reb 9.iSro 3,0"---.rl' ,..:.,.
Heath, )
v.. t
V.. W. Kama j , '. " . ,
N'OTICKiihtrlygiren.tliatl will.r.ffcr rale, at
public auction, tit tho door if the house in whwh
the last term f the District Court ftr Semaha
county, Xebra?ka Territory, was hc'.d in nrownvle,
in said county, on Saturday , the 1 Jiy of Jlarrh,
A. 1). lSGO, at one o'clock r. ii of diy the fol
lowing described real-estate to-wit: Iotse. 11 J
in l!Jock "o. 17, and lot no 3, in block no U.aaJ.
lot 11, in bluck 2'J in Urownrille.and A 7 in ttk
17, iu Furgu?.in ad I tion t Jlrjirnv:.', j tit
northea.-f . qu:r:cr cf tl.o southwest p.:-.r:,'r of w
tion twelrc, townf.vj, north cf Kangf f.c-a,rwt .
of the sixth principal meridian, ccuUitika; lur'j
acres, also the following lots in "er.iaha tity, j.
wit lot sixteen, in block no i;6, and lot. 15 ia fclxk
CI. lot 13 block 33 lot 2 b!ockl7,!ot 10 bin. 87,lrj
.1bck 51, lot 11 Lloek 23. and lot 15 bluck I:.
all in said Nemaha county, taken a th- prejry of
h. . rurnason, an execution in favor tf.L'fi.h.
NucVolis i?rn'd by the Clerk of the Z Strict Csrt
of the sail Nemaha county, and to me d:r2cte4
aarria or snl countv. 1 .
.Girca under my hand thii ninlU duy ui Fttm-
ary a. p. la.'J.
ShcriT cf .NetnnhaeountT.
" " by ALFRF.'I) V. DENilAN, D.'iutr.
Drownvil;e,Fe. 9, lS8r.
For Freight or ravage apply to
Forwarding f Commission Merchant,
Brownville, IJefcraska.
In S vann ih. Mo.. on the 7th int. bv thi V.t-v W
D. SvminTton, Mr. C.l Amet to Ilia Alice ILir-
The proprietor return thanks for the "onerous
patronaga thus far extended him, ai d Lopes by, re-
newcu enoris 10 mcrii inroaiia tavor.-". .
Farmers and Others,',
Will do well to have their grain ia aa soon aa possi
ble, as spring freshets will uoon be upon us, when
more than likely it will be impossible to run the
mill f jr several wetks. "
Ccxnq .Along Now!
McaL and. Flour of - Superior Quality
, Constantly cajlland-
Feb-22, ISCd. J. (i. J1ELTIN.
. Farm for Rent.
The John li. Edwards' farm for rent. Jhe above
firm has a good honse.a Erst rite well of water, and
about thirty acres broke on it, and situated only two
and a half miles from UrownvLIe.
l'icase address me through the Tost Ouce at
Hrcwnvilie, and Lave iniDie-liale attention.
34-lm ; ALTJX. UALLAM, Ag'nf.
The suhiriber iafornia the trarelir.g public that he
keeps a house of entertainment at Worralltun in O
maha county. Xcbrntka, on ihe Territorial roaJ leadiUjS
from Nebraska Citj to Tecuiusth.
The comfort and convenience wf travelers willbecon
aulteJ and charges moderate.
robe3T raiGirr.
Jantiary 13, ISW 3-!a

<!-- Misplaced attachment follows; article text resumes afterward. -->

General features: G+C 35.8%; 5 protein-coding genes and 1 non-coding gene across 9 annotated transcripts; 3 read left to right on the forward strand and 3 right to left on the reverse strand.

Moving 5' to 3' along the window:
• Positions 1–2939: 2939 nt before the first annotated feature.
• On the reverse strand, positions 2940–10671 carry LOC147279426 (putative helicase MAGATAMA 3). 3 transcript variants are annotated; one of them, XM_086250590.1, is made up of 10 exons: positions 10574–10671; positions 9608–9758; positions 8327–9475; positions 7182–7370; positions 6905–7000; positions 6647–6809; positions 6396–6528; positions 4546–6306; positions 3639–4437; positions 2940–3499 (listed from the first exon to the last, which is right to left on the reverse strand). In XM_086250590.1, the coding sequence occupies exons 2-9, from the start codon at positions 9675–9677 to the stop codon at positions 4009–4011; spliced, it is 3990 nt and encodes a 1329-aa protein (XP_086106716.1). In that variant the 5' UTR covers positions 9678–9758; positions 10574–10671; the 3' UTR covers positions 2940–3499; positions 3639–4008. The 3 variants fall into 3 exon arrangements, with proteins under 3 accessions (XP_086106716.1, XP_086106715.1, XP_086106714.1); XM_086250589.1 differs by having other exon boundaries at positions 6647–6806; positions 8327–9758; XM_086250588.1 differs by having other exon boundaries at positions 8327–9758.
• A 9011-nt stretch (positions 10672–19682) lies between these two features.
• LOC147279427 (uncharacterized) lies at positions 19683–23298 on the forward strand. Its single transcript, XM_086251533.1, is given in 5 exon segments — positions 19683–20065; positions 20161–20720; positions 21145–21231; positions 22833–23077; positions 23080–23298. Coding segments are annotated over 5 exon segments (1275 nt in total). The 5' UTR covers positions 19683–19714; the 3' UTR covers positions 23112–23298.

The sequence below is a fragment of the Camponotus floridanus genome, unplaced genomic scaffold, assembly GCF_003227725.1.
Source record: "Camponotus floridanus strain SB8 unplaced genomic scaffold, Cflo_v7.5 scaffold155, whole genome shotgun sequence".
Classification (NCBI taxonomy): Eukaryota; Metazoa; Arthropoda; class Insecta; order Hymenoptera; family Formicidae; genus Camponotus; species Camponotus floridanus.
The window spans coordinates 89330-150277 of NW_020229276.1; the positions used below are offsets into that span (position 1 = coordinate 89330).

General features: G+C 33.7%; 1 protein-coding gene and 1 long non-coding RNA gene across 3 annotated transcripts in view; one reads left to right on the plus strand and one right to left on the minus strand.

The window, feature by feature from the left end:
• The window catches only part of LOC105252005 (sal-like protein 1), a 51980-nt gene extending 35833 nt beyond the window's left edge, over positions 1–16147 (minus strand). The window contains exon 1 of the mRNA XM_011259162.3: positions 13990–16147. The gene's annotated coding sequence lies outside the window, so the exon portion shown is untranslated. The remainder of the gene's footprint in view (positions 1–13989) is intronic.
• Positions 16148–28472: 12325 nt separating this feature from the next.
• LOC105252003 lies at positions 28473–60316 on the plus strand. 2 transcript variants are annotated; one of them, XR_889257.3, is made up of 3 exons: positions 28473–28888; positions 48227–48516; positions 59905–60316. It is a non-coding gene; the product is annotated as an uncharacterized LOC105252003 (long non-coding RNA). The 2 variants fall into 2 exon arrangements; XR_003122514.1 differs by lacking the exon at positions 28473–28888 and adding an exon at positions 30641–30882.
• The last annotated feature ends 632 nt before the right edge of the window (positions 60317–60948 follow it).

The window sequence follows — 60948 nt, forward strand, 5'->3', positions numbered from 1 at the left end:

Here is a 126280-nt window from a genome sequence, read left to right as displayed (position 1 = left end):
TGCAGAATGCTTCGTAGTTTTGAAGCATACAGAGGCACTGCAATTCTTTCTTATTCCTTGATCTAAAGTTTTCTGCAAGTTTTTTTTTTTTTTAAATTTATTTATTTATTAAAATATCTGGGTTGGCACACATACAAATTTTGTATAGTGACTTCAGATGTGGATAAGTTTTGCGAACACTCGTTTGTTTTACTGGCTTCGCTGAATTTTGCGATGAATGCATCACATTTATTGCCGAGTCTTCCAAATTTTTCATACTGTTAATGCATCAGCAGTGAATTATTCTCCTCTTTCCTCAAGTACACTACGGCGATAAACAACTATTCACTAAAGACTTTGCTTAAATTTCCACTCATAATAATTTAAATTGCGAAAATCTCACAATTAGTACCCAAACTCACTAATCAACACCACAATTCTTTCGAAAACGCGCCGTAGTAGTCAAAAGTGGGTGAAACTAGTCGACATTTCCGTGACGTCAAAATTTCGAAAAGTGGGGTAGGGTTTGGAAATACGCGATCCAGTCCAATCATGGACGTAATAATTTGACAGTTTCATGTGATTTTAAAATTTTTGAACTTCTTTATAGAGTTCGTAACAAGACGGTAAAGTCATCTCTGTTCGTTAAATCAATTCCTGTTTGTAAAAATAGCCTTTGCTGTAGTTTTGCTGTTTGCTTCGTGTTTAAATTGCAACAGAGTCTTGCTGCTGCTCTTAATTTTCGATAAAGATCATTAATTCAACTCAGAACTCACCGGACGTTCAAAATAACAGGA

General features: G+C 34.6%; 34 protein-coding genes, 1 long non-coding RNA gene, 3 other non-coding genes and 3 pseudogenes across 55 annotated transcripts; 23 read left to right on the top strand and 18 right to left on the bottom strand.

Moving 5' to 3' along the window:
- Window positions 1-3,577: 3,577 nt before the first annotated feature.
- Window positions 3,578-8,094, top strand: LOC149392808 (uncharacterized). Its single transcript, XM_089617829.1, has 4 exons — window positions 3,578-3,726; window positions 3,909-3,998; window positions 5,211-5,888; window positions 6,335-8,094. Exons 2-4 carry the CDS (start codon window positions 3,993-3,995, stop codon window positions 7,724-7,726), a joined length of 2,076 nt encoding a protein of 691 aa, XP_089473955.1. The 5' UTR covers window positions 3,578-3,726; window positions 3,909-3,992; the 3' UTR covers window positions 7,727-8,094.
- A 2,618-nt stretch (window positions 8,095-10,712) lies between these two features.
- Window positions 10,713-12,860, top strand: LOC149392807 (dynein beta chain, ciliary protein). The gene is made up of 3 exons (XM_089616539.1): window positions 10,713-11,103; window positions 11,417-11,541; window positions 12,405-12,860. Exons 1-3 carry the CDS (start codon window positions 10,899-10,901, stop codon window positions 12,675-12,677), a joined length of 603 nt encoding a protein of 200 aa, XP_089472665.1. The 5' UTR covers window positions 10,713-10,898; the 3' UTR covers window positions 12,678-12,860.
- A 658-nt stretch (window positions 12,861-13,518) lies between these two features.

writes the Hon. John Went Worth in the Chicago
I'emocrat, is the name of without question. The
Uest AcniCL'LTt'HAl, Pateu is the L'nitko
Tiik Country ax is published weekly
lb page quarto, anl entered upon its riftecnth
oliiuio with IbbO inaugurating at that timesev-
eral improvement. ainon them an eularged page,
larzvr type, una an increaseu Hin-.tini ci content.
Tiik CorxTKT Gevtlkman fjr:n- far the mot
complete and prac!icnl Journal fur the Farmer and
t'ountrv Kofident, paohihed m thisc un!ry. Term, Address with remittance, vr
forSampIrt Nnnibers.
Arrangements have jut been cotni leted by
which the publishers of the Country Gentleman are
enabled to offer I wo hndrd a;nl fifti of tht let
ttraiclrrrg plant, as premium for five subscribers
accompniiitd by thec.i:di($IO . Write for further
parttenlars with prospectuses and poster.".
n-52-3m L. T. tt'Hon.
tsoo 7
1ECO Pictorial Illustrzt'CTis.
Tehare jut issued a uew elif ion of Webstcr'a Un
abridged Dictlonarj . containintt I&tO rictorlal Illuatra
tiona beautifully executed.
9 OCO to 10,000 AT IK WORDS in tha Vocabulary,
Table of Si'JXONrUS. by Prof Goodrich,
in which m-re than two thonsaui words are crefnlly
di.Hcrimiated. forming a fuller woik on Knalieh Syno
nyms, tf jtelf, than any other issued, bcides CraLh,
and believed in advance of that.
Table, (jiving Pronunciation of A"nw of 8000
dittinguUhed Ptrtontof Xodern Timti,
Peculiar u.-e of Worda and Term in the Bible,
With other new Feature together villi art the matter
Comprised in a t'o!.on?30 pasres.
We have seen specimen bhcetsof the Pictorial Illus
trations. Tbey are well ex-cued. Ld i.'l -ten be
f.oind useful in civiiiC a much more correct idea cf so
obiect than cm be obtained by a deSnition. .V. Y, Tri
bune, April 16. 1359.
We have seen specimen paze of portion in archi
tecture and ornitiiolocy . and find them of art.ii.iic beauty
a well as of rreat practical yalue. Chrittian Mirror,
April 12 13o9.